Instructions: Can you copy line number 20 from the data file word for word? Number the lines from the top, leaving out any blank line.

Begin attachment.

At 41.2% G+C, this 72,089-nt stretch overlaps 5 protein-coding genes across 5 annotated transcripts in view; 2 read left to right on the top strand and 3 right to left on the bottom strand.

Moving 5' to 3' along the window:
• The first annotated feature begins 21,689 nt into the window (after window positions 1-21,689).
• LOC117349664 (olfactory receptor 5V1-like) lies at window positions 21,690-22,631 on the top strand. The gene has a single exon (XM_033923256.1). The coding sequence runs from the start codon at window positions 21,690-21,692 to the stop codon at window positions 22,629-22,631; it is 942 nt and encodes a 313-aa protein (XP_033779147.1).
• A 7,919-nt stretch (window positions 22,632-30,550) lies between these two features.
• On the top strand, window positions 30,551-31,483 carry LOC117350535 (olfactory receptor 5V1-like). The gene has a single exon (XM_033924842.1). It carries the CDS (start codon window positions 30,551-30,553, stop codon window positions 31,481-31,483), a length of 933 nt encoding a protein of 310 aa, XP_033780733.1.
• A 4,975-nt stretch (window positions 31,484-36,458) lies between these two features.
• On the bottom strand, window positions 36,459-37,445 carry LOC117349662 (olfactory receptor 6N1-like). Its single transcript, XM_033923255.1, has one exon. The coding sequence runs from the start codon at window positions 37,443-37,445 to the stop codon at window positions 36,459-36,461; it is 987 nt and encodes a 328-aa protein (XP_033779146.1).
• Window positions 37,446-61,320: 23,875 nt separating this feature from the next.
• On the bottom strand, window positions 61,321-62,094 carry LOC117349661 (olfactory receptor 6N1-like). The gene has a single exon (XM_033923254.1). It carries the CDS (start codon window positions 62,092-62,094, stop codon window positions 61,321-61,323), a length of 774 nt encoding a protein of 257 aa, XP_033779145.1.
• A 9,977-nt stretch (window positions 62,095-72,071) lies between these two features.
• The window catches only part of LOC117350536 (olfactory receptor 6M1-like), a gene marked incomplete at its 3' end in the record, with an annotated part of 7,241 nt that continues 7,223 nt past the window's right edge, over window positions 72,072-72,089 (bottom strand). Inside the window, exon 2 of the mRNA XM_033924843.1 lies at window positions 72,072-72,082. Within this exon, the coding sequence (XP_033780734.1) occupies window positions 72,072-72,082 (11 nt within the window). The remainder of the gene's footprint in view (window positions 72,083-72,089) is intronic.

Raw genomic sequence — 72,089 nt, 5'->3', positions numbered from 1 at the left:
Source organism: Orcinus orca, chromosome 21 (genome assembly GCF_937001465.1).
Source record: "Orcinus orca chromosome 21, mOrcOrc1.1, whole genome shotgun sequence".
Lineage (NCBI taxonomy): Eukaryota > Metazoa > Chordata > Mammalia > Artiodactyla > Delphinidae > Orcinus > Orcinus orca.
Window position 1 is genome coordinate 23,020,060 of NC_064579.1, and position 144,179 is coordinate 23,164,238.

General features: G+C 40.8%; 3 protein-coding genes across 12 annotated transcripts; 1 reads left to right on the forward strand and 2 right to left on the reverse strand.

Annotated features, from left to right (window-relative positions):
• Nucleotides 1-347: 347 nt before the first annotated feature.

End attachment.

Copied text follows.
• Nucleotides 1-347: 347 nt before the first annotated feature.